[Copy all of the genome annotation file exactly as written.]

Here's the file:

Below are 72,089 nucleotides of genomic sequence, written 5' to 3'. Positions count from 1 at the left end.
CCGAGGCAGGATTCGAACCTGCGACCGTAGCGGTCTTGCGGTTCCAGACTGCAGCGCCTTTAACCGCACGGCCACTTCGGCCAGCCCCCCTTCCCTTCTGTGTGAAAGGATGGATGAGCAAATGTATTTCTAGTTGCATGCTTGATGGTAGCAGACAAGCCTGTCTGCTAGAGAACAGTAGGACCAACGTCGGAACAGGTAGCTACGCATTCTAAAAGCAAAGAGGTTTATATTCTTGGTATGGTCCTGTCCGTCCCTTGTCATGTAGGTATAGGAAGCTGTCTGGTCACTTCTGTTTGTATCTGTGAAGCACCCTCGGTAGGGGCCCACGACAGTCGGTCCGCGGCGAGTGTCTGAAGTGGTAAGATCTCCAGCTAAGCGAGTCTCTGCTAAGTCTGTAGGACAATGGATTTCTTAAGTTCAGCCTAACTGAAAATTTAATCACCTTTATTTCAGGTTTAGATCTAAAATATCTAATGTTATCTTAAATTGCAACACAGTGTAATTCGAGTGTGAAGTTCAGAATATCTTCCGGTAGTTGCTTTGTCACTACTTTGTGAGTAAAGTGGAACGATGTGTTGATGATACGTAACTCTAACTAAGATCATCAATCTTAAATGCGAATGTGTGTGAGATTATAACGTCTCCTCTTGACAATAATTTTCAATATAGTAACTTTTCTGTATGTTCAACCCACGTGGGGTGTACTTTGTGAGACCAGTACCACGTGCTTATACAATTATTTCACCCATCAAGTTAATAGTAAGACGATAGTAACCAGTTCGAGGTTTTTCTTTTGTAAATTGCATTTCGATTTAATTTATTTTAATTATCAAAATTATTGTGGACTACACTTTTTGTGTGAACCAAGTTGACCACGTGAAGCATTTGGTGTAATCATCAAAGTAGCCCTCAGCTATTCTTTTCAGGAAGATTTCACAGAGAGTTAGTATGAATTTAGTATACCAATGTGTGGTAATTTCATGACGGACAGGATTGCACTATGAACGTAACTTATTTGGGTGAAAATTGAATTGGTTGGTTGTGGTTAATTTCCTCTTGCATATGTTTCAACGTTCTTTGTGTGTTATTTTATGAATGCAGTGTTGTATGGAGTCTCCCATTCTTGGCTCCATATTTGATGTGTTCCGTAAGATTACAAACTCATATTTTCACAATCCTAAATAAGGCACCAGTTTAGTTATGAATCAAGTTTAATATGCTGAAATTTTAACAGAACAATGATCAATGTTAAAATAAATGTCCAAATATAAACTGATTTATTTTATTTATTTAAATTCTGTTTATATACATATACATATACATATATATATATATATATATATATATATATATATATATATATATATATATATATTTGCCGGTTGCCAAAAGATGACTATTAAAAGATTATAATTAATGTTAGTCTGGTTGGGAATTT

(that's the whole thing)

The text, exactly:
Below are 72,089 nucleotides of genomic sequence, written 5' to 3'. Positions count from 1 at the left end.
CCGAGGCAGGATTCGAACCTGCGACCGTAGCGGTCTTGCGGTTCCAGACTGCAGCGCCTTTAACCGCACGGCCACTTCGGCCAGCCCCCCTTCCCTTCTGTGTGAAAGGATGGATGAGCAAATGTATTTCTAGTTGCATGCTTGATGGTAGCAGACAAGCCTGTCTGCTAGAGAACAGTAGGACCAACGTCGGAACAGGTAGCTACGCATTCTAAAAGCAAAGAGGTTTATATTCTTGGTATGGTCCTGTCCGTCCCTTGTCATGTAGGTATAGGAAGCTGTCTGGTCACTTCTGTTTGTATCTGTGAAGCACCCTCGGTAGGGGCCCACGACAGTCGGTCCGCGGCGAGTGTCTGAAGTGGTAAGATCTCCAGCTAAGCGAGTCTCTGCTAAGTCTGTAGGACAATGGATTTCTTAAGTTCAGCCTAACTGAAAATTTAATCACCTTTATTTCAGGTTTAGATCTAAAATATCTAATGTTATCTTAAATTGCAACACAGTGTAATTCGAGTGTGAAGTTCAGAATATCTTCCGGTAGTTGCTTTGTCACTACTTTGTGAGTAAAGTGGAACGATGTGTTGATGATACGTAACTCTAACTAAGATCATCAATCTTAAATGCGAATGTGTGTGAGATTATAACGTCTCCTCTTGACAATAATTTTCAATATAGTAACTTTTCTGTATGTTCAACCCACGTGGGGTGTACTTTGTGAGACCAGTACCACGTGCTTATACAATTATTTCACCCATCAAGTTAATAGTAAGACGATAGTAACCAGTTCGAGGTTTTTCTTTTGTAAATTGCATTTCGATTTAATTTATTTTAATTATCAAAATTATTGTGGACTACACTTTTTGTGTGAACCAAGTTGACCACGTGAAGCATTTGGTGTAATCATCAAAGTAGCCCTCAGCTATTCTTTTCAGGAAGATTTCACAGAGAGTTAGTATGAATTTAGTATACCAATGTGTGGTAATTTCATGACGGACAGGATTGCACTATGAACGTAACTTATTTGGGTGAAAATTGAATTGGTTGGTTGTGGTTAATTTCCTCTTGCATATGTTTCAACGTTCTTTGTGTGTTATTTTATGAATGCAGTGTTGTATGGAGTCTCCCATTCTTGGCTCCATATTTGATGTGTTCCGTAAGATTACAAACTCATATTTTCACAATCCTAAATAAGGCACCAGTTTAGTTATGAATCAAGTTTAATATGCTGAAATTTTAACAGAACAATGATCAATGTTAAAATAAATGTCCAAATATAAACTGATTTATTTTATTTATTTAAATTCTGTTTATATACATATACATATACATATATATATATATATATATATATATATATATATATATATATATATATATATATTTGCCGGTTGCCAAAAGATGACTATTAAAAGATTATAATTAATGTTAGTCTGGTTGGGAATTT